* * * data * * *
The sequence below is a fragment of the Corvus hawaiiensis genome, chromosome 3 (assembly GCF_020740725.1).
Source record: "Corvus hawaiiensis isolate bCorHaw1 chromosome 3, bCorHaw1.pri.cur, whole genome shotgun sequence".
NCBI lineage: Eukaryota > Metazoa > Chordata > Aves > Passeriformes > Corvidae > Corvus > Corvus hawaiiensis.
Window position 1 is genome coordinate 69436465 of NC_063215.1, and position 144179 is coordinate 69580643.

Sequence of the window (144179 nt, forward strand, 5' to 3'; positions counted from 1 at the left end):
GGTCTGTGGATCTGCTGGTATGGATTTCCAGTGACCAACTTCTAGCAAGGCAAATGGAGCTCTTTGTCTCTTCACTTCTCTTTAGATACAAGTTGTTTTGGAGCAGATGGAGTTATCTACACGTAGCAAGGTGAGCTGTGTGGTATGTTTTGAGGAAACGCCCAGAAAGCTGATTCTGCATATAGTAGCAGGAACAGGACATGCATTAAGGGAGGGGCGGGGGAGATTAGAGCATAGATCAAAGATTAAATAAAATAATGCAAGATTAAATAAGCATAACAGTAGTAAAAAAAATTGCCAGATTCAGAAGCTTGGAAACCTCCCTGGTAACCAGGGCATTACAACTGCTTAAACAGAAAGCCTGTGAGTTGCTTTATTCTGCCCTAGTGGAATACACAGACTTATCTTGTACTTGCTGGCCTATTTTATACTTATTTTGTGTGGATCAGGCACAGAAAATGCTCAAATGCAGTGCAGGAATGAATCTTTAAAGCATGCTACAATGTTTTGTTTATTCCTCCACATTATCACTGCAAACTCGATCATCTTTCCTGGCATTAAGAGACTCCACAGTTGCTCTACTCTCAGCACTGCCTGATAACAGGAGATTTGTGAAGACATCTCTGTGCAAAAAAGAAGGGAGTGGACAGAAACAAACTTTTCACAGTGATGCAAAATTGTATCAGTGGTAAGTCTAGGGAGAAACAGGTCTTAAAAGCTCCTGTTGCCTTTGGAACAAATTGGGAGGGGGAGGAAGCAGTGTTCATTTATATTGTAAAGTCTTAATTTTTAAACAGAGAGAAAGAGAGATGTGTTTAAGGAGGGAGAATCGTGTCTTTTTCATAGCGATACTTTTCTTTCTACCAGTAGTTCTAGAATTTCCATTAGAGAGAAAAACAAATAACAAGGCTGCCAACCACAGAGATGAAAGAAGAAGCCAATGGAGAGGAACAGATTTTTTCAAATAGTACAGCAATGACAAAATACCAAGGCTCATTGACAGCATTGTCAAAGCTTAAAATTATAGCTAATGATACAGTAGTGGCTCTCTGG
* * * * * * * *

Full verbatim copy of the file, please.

The sequence below is a fragment of the Corvus hawaiiensis genome, chromosome 3 (assembly GCF_020740725.1).
Source record: "Corvus hawaiiensis isolate bCorHaw1 chromosome 3, bCorHaw1.pri.cur, whole genome shotgun sequence".
NCBI lineage: Eukaryota > Metazoa > Chordata > Aves > Passeriformes > Corvidae > Corvus > Corvus hawaiiensis.
Window position 1 is genome coordinate 69436465 of NC_063215.1, and position 144179 is coordinate 69580643.

Sequence of the window (144179 nt, forward strand, 5' to 3'; positions counted from 1 at the left end):
GGTCTGTGGATCTGCTGGTATGGATTTCCAGTGACCAACTTCTAGCAAGGCAAATGGAGCTCTTTGTCTCTTCACTTCTCTTTAGATACAAGTTGTTTTGGAGCAGATGGAGTTATCTACACGTAGCAAGGTGAGCTGTGTGGTATGTTTTGAGGAAACGCCCAGAAAGCTGATTCTGCATATAGTAGCAGGAACAGGACATGCATTAAGGGAGGGGCGGGGGAGATTAGAGCATAGATCAAAGATTAAATAAAATAATGCAAGATTAAATAAGCATAACAGTAGTAAAAAAAATTGCCAGATTCAGAAGCTTGGAAACCTCCCTGGTAACCAGGGCATTACAACTGCTTAAACAGAAAGCCTGTGAGTTGCTTTATTCTGCCCTAGTGGAATACACAGACTTATCTTGTACTTGCTGGCCTATTTTATACTTATTTTGTGTGGATCAGGCACAGAAAATGCTCAAATGCAGTGCAGGAATGAATCTTTAAAGCATGCTACAATGTTTTGTTTATTCCTCCACATTATCACTGCAAACTCGATCATCTTTCCTGGCATTAAGAGACTCCACAGTTGCTCTACTCTCAGCACTGCCTGATAACAGGAGATTTGTGAAGACATCTCTGTGCAAAAAAGAAGGGAGTGGACAGAAACAAACTTTTCACAGTGATGCAAAATTGTATCAGTGGTAAGTCTAGGGAGAAACAGGTCTTAAAAGCTCCTGTTGCCTTTGGAACAAATTGGGAGGGGGAGGAAGCAGTGTTCATTTATATTGTAAAGTCTTAATTTTTAAACAGAGAGAAAGAGAGATGTGTTTAAGGAGGGAGAATCGTGTCTTTTTCATAGCGATACTTTTCTTTCTACCAGTAGTTCTAGAATTTCCATTAGAGAGAAAAACAAATAACAAGGCTGCCAACCACAGAGATGAAAGAAGAAGCCAATGGAGAGGAACAGATTTTTTCAAATAGTACAGCAATGACAAAATACCAAGGCTCATTGACAGCATTGTCAAAGCTTAAAATTATAGCTAATGATACAGTAGTGGCTCTCTGG